Before the panic of 1884 I used to lunch, after school hours, at a little French bakery on Third Avenue, near Columbia College. It was a very nice place to get a good cup of coffee, with some French cake or pie, or other dainty, and I went so frequently that I became very well acquainted with its proprietor, a Frenchman who had moved here from Paris. Near the 1st day of May, 1883, he came to my table, as usual, to have a little chat, and I found that he was looking very glum. When I asked him what the trouble was he told me that the agent of the landlord (a large New York estate) had come in and told him that his rent would be raised $2,000 a year after the 1st of May. He then said to me that he would have to discharge the girls who had been waiting behind the counters and at the tables and take his own daughters out of school and put them in their places. The businessmen in all the stores along the street that belonged to the same estate had a like experience. At this same time I was boarding in a big brown stone row on West Fourteenth Street between Seventh and Eighth avenues. The agent of the 38 landlords called on the boarding-house keeper and notified him that his rent would be increased from $2,400 to $3,600 a year. The boardinghouse keeper proved that he had been a good and careful tenant, having been prompt in his payments and having made all the repairs, so the agent let him off with an increase of $1,000 a year, or $83.33 a month. All the boarders were called into the parlor soon after and the rent situation was explained. The result was that he raised the board of each of us and then he fed us less than formerly. How else, pray, could he make up the $1,000 a year, which this estate took out of his receipts? The house was not enlarged so that it would accommodate more boarders, nor was it beautified in any way so that it would attract a better class of boarders. For the same old house in the same old condition the additional $1,000 was exacted. The owner of this property did not live in the United States, but it would not have made much difference to his victims if he did. At the same time, also, the Astor estate owned a building at No. 10 Wall Street, in New York City, known as the Schermerhorn Building. The old building was torn down and a new one erected, in the year 1885, I think. But in the old building a well-known broker had several offices, or rooms, for which he paid to the Astor estate $3,500 a year rent. The rent for these rooms was increased to $10,000 a year, I was told by a gentleman connected with the inside workings of the Astor properties, who also said that the increased rents for one year of the old building at 10 Wall Street furnished enough money to put up the new building that was afterward erected in its place — not the total rents for one year, but the increase in the rents for one year. Business in Wall Street, and all over the country, was very brisk at the time and of course the brokers could afford to pay more rent for their offices, and the big estates, always on the job, and in like manner as during previous periods of business prosperity, came in and made them pay. Rents went up all over New York City, and all over the country just about this time, and a great boom in real estate was on, and the panic of 1884 came post haste. Just before the recent 1907 panic one of the Astor women rented her Fifth Avenue house for $50,000 net per annum more than she ever before received for it. The Zabrowski estate, which has its headquarters in Italy, recently rented a small piece of ground on Broadway near Fifty-ninth Street, for $75,000 net per annum. By "net" is meant that the tenant pays all taxes, assessments, etc. This particular piece of land the Zabrowski estate bought thirty-five years ago for $36,000, so that now it receives over 100% on its investment every six months. But 200% per annum is a poor income for first-class Manhattan real estate. Some of the Astor property yields an income far above 1,000% per annum on its cost to that estate — all of it coming out of the businessmen of the country.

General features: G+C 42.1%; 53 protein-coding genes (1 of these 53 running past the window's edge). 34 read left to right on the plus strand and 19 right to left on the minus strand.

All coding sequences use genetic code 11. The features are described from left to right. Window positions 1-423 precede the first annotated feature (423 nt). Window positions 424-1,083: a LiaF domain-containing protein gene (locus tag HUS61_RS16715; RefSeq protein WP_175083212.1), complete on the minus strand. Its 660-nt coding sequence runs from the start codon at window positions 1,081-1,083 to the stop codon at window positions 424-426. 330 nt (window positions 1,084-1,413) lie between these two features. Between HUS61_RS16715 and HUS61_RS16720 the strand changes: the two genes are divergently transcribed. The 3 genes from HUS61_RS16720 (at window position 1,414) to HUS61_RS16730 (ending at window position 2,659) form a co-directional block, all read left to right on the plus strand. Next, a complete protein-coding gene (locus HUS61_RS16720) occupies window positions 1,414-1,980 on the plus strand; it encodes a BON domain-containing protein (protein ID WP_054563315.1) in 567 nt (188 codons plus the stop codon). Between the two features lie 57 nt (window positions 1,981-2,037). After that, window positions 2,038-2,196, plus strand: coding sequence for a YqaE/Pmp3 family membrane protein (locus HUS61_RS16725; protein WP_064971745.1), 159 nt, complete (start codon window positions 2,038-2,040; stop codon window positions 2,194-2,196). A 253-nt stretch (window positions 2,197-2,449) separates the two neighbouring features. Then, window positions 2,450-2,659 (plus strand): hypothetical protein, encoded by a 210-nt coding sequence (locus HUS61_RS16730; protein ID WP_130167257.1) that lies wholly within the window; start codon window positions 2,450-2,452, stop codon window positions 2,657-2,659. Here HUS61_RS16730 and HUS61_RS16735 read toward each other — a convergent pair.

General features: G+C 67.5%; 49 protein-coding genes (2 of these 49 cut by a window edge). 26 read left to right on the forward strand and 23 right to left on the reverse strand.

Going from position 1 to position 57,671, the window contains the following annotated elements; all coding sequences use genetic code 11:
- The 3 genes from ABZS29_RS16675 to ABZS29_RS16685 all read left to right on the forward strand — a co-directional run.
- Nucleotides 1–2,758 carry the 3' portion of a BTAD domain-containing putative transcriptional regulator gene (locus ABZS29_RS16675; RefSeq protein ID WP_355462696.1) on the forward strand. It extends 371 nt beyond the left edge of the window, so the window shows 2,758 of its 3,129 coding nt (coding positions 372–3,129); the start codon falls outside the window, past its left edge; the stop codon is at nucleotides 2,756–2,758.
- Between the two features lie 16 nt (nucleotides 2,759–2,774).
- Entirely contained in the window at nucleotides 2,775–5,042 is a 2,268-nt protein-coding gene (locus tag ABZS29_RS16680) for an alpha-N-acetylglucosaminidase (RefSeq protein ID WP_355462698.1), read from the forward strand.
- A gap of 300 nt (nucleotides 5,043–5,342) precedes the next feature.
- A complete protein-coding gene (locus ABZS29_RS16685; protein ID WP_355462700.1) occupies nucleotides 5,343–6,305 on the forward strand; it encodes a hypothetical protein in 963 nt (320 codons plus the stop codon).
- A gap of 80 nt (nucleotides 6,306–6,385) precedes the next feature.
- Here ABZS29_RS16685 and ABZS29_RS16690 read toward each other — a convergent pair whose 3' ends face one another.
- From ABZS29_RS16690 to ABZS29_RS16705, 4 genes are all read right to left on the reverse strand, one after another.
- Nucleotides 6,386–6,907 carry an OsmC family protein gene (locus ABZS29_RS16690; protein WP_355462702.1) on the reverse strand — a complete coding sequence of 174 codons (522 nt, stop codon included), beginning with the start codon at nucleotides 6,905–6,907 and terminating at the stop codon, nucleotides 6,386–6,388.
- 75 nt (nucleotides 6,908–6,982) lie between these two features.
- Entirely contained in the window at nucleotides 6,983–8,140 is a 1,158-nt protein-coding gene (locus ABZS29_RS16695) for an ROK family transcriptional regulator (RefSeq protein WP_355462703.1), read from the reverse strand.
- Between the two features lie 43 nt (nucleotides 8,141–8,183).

During the late boom, lots in my own neighborhood in Flatbush, Brooklyn, have increased in eight years from $300 to $4,000, a small part of which increase, of course, is the result of street and other improvements. And men there are asking for twenty-foot lots ten times as much as they paid for an acre of land a few decades ago. Any one who expects business prosperity to continue with these added rent burdens placed upon it is certainly an optimist. But our optimists have not yet learned that land lives off of business and that excessive rents and good business cannot exist together. A delicatessen man in my neighborhood says that he must go out of business; that people who a year ago brought from $14 to $20 a month to his store are now bringing but $2. The keeper of a small gents' furnishing store near by took in $240 in August, 1906; while last August he took in but $80. His customers are paying higher rents, or installments on vacant lots, and they can't buy haberdashery as they did before. While the barber who shaves me says that his little shop takes in $25 a week less than it did during the boom. The country storekeeper knows that when the circus comes to town his business is poorer because the circus gets the money.